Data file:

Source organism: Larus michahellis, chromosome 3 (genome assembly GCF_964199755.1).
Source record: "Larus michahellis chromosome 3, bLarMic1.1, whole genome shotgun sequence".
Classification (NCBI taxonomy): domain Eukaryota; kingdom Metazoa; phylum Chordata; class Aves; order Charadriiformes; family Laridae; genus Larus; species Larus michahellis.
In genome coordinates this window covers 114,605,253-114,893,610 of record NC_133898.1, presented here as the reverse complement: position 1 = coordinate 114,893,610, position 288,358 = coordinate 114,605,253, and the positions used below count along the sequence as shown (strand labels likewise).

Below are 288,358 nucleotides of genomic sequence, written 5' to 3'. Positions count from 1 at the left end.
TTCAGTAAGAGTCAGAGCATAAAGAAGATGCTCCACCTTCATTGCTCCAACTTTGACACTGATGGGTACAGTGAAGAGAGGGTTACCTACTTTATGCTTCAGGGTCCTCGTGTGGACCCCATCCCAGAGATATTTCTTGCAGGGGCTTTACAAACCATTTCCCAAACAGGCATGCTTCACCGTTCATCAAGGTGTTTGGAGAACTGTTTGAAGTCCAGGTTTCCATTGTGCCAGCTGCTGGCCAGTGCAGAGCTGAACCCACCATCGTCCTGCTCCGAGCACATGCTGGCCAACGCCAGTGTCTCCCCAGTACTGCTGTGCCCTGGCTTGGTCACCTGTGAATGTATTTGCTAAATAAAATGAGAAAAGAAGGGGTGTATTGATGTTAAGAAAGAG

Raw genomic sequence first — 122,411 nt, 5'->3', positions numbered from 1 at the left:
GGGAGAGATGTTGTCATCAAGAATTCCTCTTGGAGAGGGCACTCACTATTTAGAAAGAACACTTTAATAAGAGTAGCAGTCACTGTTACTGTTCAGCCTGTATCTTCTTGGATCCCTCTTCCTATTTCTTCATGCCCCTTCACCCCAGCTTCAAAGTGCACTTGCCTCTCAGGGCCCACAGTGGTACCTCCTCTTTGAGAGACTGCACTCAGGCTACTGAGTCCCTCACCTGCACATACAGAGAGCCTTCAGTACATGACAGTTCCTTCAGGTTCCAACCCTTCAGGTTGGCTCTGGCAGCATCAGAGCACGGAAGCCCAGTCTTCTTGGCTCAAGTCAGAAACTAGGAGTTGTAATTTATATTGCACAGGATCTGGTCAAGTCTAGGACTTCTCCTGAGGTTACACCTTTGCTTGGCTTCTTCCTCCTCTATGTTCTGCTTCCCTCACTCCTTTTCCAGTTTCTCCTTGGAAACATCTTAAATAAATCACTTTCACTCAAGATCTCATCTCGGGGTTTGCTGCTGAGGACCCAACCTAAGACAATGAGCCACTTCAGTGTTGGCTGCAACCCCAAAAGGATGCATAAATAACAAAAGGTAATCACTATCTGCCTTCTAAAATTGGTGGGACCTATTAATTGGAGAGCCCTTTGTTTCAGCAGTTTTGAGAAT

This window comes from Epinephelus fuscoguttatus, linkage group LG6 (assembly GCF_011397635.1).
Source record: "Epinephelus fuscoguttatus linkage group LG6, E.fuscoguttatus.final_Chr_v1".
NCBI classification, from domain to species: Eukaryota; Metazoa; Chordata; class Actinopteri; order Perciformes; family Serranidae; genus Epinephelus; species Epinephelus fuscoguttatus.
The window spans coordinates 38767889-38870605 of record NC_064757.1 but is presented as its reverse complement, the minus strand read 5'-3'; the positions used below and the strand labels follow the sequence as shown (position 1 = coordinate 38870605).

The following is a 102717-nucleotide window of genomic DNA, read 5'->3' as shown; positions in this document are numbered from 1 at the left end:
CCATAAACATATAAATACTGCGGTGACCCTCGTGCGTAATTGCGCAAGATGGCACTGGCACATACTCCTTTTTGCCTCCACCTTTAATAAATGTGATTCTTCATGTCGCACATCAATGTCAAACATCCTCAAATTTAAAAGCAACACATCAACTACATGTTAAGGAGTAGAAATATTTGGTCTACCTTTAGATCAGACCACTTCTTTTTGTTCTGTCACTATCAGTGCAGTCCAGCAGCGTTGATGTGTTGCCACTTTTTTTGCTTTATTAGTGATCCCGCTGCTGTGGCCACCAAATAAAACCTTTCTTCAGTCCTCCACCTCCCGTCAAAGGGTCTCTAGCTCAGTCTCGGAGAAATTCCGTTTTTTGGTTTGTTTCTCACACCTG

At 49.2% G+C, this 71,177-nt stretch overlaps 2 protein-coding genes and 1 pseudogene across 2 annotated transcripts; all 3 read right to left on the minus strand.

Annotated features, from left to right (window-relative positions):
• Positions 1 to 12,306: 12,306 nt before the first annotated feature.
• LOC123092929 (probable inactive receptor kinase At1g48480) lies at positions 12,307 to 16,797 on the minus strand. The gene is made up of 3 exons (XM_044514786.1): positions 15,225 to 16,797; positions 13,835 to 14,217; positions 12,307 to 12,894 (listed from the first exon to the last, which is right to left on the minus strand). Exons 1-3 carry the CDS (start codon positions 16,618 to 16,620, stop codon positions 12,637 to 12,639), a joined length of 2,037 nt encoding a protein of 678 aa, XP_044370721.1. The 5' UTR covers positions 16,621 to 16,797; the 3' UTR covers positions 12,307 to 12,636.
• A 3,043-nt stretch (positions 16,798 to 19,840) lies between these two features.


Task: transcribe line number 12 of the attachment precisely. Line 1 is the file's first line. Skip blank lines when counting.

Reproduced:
The window spans coordinates 38767889-38870605 of record NC_064757.1 but is presented as its reverse complement, the minus strand read 5'-3'; the positions used below and the strand labels follow the sequence as shown (position 1 = coordinate 38870605).